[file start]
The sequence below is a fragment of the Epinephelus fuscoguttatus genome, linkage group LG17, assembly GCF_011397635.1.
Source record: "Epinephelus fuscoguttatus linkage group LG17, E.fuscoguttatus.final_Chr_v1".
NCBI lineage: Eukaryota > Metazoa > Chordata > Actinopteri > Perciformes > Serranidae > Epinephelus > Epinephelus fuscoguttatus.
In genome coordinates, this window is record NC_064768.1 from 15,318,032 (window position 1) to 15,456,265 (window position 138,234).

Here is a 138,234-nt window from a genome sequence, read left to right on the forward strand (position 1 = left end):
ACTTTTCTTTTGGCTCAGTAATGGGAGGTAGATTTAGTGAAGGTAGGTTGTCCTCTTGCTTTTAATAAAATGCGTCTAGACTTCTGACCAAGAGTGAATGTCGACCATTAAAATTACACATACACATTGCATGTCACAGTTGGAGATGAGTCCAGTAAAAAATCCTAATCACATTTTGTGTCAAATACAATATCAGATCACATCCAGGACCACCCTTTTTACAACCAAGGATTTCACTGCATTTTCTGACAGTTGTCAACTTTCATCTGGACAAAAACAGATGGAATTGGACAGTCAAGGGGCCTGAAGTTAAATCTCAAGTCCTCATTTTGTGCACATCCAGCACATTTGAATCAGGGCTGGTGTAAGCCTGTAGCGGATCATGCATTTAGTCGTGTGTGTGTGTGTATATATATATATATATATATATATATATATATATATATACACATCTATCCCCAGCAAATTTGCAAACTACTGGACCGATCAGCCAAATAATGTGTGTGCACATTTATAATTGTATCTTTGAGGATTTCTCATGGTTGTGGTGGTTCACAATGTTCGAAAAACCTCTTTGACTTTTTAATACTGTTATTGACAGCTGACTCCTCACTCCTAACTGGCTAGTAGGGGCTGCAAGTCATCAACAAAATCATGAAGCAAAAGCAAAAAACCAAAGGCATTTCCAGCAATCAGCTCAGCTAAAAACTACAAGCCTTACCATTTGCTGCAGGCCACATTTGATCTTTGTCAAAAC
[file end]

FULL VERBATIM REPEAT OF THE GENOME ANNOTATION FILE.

The sequence below is a fragment of the Epinephelus fuscoguttatus genome, linkage group LG17, assembly GCF_011397635.1.
Source record: "Epinephelus fuscoguttatus linkage group LG17, E.fuscoguttatus.final_Chr_v1".
NCBI lineage: Eukaryota > Metazoa > Chordata > Actinopteri > Perciformes > Serranidae > Epinephelus > Epinephelus fuscoguttatus.
In genome coordinates, this window is record NC_064768.1 from 15,318,032 (window position 1) to 15,456,265 (window position 138,234).

Here is a 138,234-nt window from a genome sequence, read left to right on the forward strand (position 1 = left end):
ACTTTTCTTTTGGCTCAGTAATGGGAGGTAGATTTAGTGAAGGTAGGTTGTCCTCTTGCTTTTAATAAAATGCGTCTAGACTTCTGACCAAGAGTGAATGTCGACCATTAAAATTACACATACACATTGCATGTCACAGTTGGAGATGAGTCCAGTAAAAAATCCTAATCACATTTTGTGTCAAATACAATATCAGATCACATCCAGGACCACCCTTTTTACAACCAAGGATTTCACTGCATTTTCTGACAGTTGTCAACTTTCATCTGGACAAAAACAGATGGAATTGGACAGTCAAGGGGCCTGAAGTTAAATCTCAAGTCCTCATTTTGTGCACATCCAGCACATTTGAATCAGGGCTGGTGTAAGCCTGTAGCGGATCATGCATTTAGTCGTGTGTGTGTGTGTATATATATATATATATATATATATATATATATATATATACACATCTATCCCCAGCAAATTTGCAAACTACTGGACCGATCAGCCAAATAATGTGTGTGCACATTTATAATTGTATCTTTGAGGATTTCTCATGGTTGTGGTGGTTCACAATGTTCGAAAAACCTCTTTGACTTTTTAATACTGTTATTGACAGCTGACTCCTCACTCCTAACTGGCTAGTAGGGGCTGCAAGTCATCAACAAAATCATGAAGCAAAAGCAAAAAACCAAAGGCATTTCCAGCAATCAGCTCAGCTAAAAACTACAAGCCTTACCATTTGCTGCAGGCCACATTTGATCTTTGTCAAAAC